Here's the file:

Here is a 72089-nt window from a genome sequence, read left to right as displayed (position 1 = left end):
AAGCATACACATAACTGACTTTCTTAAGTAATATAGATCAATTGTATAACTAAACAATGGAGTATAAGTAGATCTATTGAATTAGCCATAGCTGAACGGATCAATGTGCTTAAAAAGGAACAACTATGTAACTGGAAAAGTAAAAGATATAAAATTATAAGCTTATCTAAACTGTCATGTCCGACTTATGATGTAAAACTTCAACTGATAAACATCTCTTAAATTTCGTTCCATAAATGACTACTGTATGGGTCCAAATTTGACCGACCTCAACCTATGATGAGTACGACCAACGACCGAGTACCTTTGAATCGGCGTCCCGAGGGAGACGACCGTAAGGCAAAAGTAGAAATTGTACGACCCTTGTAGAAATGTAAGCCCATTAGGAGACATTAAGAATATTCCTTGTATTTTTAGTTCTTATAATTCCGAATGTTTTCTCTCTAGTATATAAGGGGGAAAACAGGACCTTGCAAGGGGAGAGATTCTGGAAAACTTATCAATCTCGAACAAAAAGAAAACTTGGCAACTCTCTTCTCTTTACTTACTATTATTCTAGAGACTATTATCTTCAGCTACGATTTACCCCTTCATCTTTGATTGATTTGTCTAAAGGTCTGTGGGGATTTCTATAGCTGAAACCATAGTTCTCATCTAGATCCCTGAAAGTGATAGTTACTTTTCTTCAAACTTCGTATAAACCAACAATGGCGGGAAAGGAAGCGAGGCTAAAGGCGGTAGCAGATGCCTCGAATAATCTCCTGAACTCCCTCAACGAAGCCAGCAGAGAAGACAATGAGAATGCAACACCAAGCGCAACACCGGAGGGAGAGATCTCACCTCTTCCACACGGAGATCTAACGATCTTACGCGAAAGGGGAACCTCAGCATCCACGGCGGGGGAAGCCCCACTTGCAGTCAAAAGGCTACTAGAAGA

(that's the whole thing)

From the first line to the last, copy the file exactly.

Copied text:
Here is a 72089-nt window from a genome sequence, read left to right as displayed (position 1 = left end):
AAGCATACACATAACTGACTTTCTTAAGTAATATAGATCAATTGTATAACTAAACAATGGAGTATAAGTAGATCTATTGAATTAGCCATAGCTGAACGGATCAATGTGCTTAAAAAGGAACAACTATGTAACTGGAAAAGTAAAAGATATAAAATTATAAGCTTATCTAAACTGTCATGTCCGACTTATGATGTAAAACTTCAACTGATAAACATCTCTTAAATTTCGTTCCATAAATGACTACTGTATGGGTCCAAATTTGACCGACCTCAACCTATGATGAGTACGACCAACGACCGAGTACCTTTGAATCGGCGTCCCGAGGGAGACGACCGTAAGGCAAAAGTAGAAATTGTACGACCCTTGTAGAAATGTAAGCCCATTAGGAGACATTAAGAATATTCCTTGTATTTTTAGTTCTTATAATTCCGAATGTTTTCTCTCTAGTATATAAGGGGGAAAACAGGACCTTGCAAGGGGAGAGATTCTGGAAAACTTATCAATCTCGAACAAAAAGAAAACTTGGCAACTCTCTTCTCTTTACTTACTATTATTCTAGAGACTATTATCTTCAGCTACGATTTACCCCTTCATCTTTGATTGATTTGTCTAAAGGTCTGTGGGGATTTCTATAGCTGAAACCATAGTTCTCATCTAGATCCCTGAAAGTGATAGTTACTTTTCTTCAAACTTCGTATAAACCAACAATGGCGGGAAAGGAAGCGAGGCTAAAGGCGGTAGCAGATGCCTCGAATAATCTCCTGAACTCCCTCAACGAAGCCAGCAGAGAAGACAATGAGAATGCAACACCAAGCGCAACACCGGAGGGAGAGATCTCACCTCTTCCACACGGAGATCTAACGATCTTACGCGAAAGGGGAACCTCAGCATCCACGGCGGGGGAAGCCCCACTTGCAGTCAAAAGGCTACTAGAAGA